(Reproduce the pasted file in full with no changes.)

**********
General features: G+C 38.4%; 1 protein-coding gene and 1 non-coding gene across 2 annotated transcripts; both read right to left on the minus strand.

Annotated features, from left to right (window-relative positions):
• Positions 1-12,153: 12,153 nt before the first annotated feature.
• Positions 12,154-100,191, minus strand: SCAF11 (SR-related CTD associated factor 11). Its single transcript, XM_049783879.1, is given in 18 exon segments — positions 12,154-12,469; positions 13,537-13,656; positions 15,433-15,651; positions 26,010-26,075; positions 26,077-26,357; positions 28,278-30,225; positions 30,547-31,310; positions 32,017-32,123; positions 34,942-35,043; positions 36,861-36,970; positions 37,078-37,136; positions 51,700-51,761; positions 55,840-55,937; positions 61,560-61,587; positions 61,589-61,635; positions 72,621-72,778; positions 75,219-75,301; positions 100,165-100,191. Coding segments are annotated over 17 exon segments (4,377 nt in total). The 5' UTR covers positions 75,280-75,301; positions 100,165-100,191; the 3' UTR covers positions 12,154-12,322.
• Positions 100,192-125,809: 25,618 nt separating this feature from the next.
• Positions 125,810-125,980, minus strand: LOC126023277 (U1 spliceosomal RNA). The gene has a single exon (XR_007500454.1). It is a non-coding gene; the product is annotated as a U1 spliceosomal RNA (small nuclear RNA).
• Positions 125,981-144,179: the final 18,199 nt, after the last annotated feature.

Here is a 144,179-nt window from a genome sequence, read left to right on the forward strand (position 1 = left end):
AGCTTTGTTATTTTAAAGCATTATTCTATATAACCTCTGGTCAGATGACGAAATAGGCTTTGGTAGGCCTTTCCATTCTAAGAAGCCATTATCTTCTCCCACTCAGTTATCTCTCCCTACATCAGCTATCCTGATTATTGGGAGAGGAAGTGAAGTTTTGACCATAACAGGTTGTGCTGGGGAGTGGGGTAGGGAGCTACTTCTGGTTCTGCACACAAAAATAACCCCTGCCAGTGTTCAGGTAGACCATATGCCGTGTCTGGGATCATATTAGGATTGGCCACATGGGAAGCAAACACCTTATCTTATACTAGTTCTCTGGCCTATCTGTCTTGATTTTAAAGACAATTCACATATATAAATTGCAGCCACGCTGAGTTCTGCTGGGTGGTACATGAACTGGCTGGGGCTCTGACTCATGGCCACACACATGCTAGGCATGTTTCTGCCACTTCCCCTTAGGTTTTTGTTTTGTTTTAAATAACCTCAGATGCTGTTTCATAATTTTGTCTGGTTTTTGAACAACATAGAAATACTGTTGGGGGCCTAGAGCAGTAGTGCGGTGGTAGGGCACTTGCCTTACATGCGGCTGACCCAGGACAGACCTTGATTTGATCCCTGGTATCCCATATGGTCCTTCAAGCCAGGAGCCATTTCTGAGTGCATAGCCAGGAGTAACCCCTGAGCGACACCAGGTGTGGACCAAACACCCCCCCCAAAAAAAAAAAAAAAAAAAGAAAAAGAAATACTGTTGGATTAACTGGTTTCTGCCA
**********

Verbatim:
General features: G+C 38.4%; 1 protein-coding gene and 1 non-coding gene across 2 annotated transcripts; both read right to left on the minus strand.

Annotated features, from left to right (window-relative positions):
• Positions 1-12,153: 12,153 nt before the first annotated feature.
• Positions 12,154-100,191, minus strand: SCAF11 (SR-related CTD associated factor 11). Its single transcript, XM_049783879.1, is given in 18 exon segments — positions 12,154-12,469; positions 13,537-13,656; positions 15,433-15,651; positions 26,010-26,075; positions 26,077-26,357; positions 28,278-30,225; positions 30,547-31,310; positions 32,017-32,123; positions 34,942-35,043; positions 36,861-36,970; positions 37,078-37,136; positions 51,700-51,761; positions 55,840-55,937; positions 61,560-61,587; positions 61,589-61,635; positions 72,621-72,778; positions 75,219-75,301; positions 100,165-100,191. Coding segments are annotated over 17 exon segments (4,377 nt in total). The 5' UTR covers positions 75,280-75,301; positions 100,165-100,191; the 3' UTR covers positions 12,154-12,322.
• Positions 100,192-125,809: 25,618 nt separating this feature from the next.
• Positions 125,810-125,980, minus strand: LOC126023277 (U1 spliceosomal RNA). The gene has a single exon (XR_007500454.1). It is a non-coding gene; the product is annotated as a U1 spliceosomal RNA (small nuclear RNA).
• Positions 125,981-144,179: the final 18,199 nt, after the last annotated feature.

Here is a 144,179-nt window from a genome sequence, read left to right on the forward strand (position 1 = left end):
AGCTTTGTTATTTTAAAGCATTATTCTATATAACCTCTGGTCAGATGACGAAATAGGCTTTGGTAGGCCTTTCCATTCTAAGAAGCCATTATCTTCTCCCACTCAGTTATCTCTCCCTACATCAGCTATCCTGATTATTGGGAGAGGAAGTGAAGTTTTGACCATAACAGGTTGTGCTGGGGAGTGGGGTAGGGAGCTACTTCTGGTTCTGCACACAAAAATAACCCCTGCCAGTGTTCAGGTAGACCATATGCCGTGTCTGGGATCATATTAGGATTGGCCACATGGGAAGCAAACACCTTATCTTATACTAGTTCTCTGGCCTATCTGTCTTGATTTTAAAGACAATTCACATATATAAATTGCAGCCACGCTGAGTTCTGCTGGGTGGTACATGAACTGGCTGGGGCTCTGACTCATGGCCACACACATGCTAGGCATGTTTCTGCCACTTCCCCTTAGGTTTTTGTTTTGTTTTAAATAACCTCAGATGCTGTTTCATAATTTTGTCTGGTTTTTGAACAACATAGAAATACTGTTGGGGGCCTAGAGCAGTAGTGCGGTGGTAGGGCACTTGCCTTACATGCGGCTGACCCAGGACAGACCTTGATTTGATCCCTGGTATCCCATATGGTCCTTCAAGCCAGGAGCCATTTCTGAGTGCATAGCCAGGAGTAACCCCTGAGCGACACCAGGTGTGGACCAAACACCCCCCCCAAAAAAAAAAAAAAAAAAAGAAAAAGAAATACTGTTGGATTAACTGGTTTCTGCCA